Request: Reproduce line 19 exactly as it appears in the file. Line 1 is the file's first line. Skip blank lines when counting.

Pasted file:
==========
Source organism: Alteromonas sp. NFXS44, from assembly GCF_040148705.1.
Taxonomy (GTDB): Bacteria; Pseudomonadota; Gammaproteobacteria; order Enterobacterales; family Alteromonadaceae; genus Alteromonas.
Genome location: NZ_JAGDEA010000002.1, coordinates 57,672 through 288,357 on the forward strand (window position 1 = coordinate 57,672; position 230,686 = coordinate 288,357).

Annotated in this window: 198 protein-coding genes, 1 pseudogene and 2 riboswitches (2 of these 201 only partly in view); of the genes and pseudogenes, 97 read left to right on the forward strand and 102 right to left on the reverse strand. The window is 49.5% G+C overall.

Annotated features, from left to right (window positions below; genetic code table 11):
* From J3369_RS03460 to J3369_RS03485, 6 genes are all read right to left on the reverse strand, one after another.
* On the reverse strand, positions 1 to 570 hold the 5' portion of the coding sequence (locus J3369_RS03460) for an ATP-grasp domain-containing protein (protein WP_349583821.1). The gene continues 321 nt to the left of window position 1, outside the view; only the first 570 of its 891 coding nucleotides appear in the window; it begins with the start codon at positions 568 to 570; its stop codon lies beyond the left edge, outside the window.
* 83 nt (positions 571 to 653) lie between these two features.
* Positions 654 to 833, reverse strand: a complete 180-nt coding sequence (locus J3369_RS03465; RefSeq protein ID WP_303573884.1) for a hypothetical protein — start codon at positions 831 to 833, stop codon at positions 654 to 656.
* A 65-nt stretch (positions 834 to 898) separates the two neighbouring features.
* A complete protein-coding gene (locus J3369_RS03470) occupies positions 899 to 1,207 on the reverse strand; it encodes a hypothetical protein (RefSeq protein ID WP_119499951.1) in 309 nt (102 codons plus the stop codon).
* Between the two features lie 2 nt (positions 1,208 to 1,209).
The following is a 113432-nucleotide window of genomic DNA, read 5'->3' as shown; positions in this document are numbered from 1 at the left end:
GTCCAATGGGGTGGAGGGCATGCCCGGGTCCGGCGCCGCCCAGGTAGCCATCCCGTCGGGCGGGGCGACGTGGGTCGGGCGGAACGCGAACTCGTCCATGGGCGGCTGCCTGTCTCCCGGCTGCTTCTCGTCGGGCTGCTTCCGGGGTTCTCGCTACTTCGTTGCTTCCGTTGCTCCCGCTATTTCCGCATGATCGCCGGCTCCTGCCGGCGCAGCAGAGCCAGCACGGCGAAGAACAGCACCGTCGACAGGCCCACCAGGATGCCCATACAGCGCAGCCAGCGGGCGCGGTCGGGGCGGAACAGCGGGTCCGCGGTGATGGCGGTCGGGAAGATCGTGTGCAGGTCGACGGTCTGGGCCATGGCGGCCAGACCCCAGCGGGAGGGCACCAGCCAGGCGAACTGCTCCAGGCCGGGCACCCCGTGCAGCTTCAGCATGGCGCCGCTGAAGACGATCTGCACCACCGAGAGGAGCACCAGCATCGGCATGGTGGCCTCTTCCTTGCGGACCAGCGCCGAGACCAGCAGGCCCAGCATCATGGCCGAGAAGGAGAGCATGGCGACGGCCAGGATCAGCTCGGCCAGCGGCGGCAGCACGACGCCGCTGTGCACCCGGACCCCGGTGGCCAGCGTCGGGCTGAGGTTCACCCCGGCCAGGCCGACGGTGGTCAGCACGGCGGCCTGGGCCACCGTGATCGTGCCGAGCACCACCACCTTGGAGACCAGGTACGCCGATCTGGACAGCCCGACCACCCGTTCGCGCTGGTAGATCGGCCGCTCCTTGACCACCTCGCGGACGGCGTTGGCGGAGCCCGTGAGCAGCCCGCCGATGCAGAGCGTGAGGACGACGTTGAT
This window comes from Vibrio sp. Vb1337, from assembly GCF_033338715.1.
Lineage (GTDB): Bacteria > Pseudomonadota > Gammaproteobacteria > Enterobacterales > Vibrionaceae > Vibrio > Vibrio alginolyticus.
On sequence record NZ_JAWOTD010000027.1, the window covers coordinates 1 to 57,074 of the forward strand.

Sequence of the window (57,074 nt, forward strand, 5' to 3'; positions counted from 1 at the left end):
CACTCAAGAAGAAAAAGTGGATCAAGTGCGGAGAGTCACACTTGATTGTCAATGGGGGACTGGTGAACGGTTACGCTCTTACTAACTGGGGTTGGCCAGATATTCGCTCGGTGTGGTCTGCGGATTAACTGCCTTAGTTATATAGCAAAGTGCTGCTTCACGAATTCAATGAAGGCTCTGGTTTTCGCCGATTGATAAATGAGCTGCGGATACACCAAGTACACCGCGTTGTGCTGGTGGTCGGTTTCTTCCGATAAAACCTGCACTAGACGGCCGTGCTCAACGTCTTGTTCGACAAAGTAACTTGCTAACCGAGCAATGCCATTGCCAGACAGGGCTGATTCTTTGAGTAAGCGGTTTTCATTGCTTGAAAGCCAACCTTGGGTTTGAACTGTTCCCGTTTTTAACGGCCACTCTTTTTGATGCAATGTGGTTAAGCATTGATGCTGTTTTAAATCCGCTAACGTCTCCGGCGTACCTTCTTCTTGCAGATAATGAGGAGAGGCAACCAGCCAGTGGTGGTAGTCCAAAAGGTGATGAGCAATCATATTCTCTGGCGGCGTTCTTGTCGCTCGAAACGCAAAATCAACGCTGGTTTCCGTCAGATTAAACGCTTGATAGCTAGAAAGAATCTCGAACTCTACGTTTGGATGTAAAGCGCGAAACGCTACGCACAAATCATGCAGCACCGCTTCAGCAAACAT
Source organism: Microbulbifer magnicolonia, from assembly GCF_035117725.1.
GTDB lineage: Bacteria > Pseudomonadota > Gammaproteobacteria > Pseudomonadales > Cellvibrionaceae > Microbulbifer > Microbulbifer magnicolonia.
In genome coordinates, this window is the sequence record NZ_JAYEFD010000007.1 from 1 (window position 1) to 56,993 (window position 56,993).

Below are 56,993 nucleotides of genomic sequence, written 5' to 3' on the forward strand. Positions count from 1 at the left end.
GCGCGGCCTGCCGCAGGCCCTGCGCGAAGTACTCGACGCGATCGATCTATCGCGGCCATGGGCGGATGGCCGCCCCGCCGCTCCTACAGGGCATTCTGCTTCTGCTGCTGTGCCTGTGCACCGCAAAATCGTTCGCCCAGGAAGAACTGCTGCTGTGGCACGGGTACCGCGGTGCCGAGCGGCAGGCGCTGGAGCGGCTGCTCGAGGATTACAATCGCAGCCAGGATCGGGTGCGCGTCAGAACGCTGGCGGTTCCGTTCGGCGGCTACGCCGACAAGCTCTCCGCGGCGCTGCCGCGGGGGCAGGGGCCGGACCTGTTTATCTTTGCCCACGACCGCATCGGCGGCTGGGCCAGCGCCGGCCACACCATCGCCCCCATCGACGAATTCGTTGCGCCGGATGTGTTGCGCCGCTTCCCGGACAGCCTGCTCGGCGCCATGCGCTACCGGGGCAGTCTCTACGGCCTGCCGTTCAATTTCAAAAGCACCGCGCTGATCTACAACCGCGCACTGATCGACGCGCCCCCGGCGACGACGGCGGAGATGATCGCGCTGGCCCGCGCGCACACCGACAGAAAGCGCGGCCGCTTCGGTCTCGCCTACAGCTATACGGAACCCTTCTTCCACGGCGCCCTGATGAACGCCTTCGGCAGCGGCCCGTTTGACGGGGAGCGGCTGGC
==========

CACTCAAGAAGAAAAAGTGGATCAAGTGCGGAGAGTCACACTTGATTGTCAATGGGGGACTGGTGAACGGTTACGCTCTTACTAACTGGGGTTGGCCAGATATTCGCTCGGTGTGGTCTGCGGATTAACTGCCTTAGTTATATAGCAAAGTGCTGCTTCACGAATTCAATGAAGGCTCTGGTTTTCGCCGATTGATAAATGAGCTGCGGATACACCAAGTACACCGCGTTGTGCTGGTGGTCGGTTTCTTCCGATAAAACCTGCACTAGACGGCCGTGCTCAACGTCTTGTTCGACAAAGTAACTTGCTAACCGAGCAATGCCATTGCCAGACAGGGCTGATTCTTTGAGTAAGCGGTTTTCATTGCTTGAAAGCCAACCTTGGGTTTGAACTGTTCCCGTTTTTAACGGCCACTCTTTTTGATGCAATGTGGTTAAGCATTGATGCTGTTTTAAATCCGCTAACGTCTCCGGCGTACCTTCTTCTTGCAGATAATGAGGAGAGGCAACCAGCCAGTGGTGGTAGTCCAAAAGGTGATGAGCAATCATATTCTCTGGCGGCGTTCTTGTCGCTCGAAACGCAAAATCAACGCTGGTTTCCGTCAGATTAAACGCTTGATAGCTAGAAAGAATCTCGAACTCTACGTTTGGATGTAAAGCGCGAAACGCTACGCACAAATCATGCAGCACCGCTTCAGCAAACAT